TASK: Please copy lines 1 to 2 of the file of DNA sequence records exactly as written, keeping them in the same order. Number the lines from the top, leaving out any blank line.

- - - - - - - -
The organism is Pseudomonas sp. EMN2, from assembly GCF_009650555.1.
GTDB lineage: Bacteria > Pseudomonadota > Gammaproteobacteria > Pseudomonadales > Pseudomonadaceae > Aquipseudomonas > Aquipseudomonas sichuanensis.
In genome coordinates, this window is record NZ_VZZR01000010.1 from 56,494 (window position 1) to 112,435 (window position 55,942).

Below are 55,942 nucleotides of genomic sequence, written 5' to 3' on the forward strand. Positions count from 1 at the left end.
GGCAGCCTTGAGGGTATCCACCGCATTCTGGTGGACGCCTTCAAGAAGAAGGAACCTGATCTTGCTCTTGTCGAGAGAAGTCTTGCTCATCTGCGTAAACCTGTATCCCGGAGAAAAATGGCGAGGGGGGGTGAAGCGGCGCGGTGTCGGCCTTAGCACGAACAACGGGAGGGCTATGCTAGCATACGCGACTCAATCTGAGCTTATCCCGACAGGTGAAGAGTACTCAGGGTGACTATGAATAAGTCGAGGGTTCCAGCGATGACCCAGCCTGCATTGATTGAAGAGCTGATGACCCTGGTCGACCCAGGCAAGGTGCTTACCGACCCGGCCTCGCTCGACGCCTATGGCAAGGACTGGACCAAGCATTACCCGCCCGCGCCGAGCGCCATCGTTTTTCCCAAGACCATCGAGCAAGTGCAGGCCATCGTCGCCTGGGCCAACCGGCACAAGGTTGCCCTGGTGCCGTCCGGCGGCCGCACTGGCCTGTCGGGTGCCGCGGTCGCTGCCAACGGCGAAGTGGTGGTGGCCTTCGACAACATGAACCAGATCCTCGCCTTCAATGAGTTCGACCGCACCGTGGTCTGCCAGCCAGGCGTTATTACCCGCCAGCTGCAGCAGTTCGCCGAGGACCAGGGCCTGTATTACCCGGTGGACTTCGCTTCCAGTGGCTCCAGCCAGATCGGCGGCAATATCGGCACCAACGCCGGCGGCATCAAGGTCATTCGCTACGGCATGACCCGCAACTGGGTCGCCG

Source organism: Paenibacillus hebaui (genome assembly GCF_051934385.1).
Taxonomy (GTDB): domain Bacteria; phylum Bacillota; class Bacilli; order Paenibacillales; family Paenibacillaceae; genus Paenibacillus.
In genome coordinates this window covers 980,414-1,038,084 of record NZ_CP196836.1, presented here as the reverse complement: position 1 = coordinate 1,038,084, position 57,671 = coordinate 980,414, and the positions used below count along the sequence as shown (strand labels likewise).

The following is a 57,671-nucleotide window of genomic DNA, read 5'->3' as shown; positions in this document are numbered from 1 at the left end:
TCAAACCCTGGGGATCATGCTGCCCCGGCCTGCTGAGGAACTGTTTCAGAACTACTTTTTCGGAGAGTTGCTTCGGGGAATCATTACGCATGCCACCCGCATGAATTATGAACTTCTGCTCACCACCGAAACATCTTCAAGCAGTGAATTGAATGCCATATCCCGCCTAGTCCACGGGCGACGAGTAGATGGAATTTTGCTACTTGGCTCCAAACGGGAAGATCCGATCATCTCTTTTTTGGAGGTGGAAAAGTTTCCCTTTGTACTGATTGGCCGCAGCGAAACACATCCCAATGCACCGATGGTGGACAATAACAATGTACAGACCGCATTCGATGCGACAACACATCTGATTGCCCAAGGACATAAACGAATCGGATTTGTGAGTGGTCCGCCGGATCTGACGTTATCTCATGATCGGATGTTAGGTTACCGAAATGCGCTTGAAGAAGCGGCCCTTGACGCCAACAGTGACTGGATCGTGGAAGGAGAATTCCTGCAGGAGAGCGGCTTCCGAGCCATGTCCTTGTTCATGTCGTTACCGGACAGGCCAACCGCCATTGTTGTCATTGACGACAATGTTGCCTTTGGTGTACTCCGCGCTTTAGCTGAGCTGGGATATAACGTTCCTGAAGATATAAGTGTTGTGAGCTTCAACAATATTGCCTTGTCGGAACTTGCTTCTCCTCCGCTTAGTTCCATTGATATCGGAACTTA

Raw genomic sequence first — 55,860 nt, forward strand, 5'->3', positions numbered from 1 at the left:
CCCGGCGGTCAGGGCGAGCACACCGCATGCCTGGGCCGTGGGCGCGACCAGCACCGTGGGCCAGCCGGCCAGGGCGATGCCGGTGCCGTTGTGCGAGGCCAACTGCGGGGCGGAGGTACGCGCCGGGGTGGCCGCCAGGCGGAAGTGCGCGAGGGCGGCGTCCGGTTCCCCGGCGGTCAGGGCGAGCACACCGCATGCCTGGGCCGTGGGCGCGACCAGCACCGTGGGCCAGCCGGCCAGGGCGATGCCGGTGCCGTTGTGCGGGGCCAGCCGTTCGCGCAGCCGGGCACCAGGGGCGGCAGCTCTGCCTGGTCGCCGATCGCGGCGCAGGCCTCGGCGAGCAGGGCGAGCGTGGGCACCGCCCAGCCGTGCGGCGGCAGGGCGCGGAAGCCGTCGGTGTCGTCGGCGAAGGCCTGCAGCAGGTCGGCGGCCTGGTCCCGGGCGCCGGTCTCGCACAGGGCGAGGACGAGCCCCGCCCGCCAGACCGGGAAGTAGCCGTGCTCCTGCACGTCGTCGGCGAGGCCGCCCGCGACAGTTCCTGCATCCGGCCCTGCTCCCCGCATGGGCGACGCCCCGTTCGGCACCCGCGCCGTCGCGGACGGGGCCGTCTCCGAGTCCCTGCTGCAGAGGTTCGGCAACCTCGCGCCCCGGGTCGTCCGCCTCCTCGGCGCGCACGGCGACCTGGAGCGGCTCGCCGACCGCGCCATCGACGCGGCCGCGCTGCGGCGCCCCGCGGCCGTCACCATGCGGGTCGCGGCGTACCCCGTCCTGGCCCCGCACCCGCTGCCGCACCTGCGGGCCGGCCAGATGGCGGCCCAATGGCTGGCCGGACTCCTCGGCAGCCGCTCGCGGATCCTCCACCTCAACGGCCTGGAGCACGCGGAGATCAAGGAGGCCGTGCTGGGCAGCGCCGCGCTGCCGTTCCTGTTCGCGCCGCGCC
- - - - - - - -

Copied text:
The organism is Pseudomonas sp. EMN2, from assembly GCF_009650555.1.
GTDB lineage: Bacteria > Pseudomonadota > Gammaproteobacteria > Pseudomonadales > Pseudomonadaceae > Aquipseudomonas > Aquipseudomonas sichuanensis.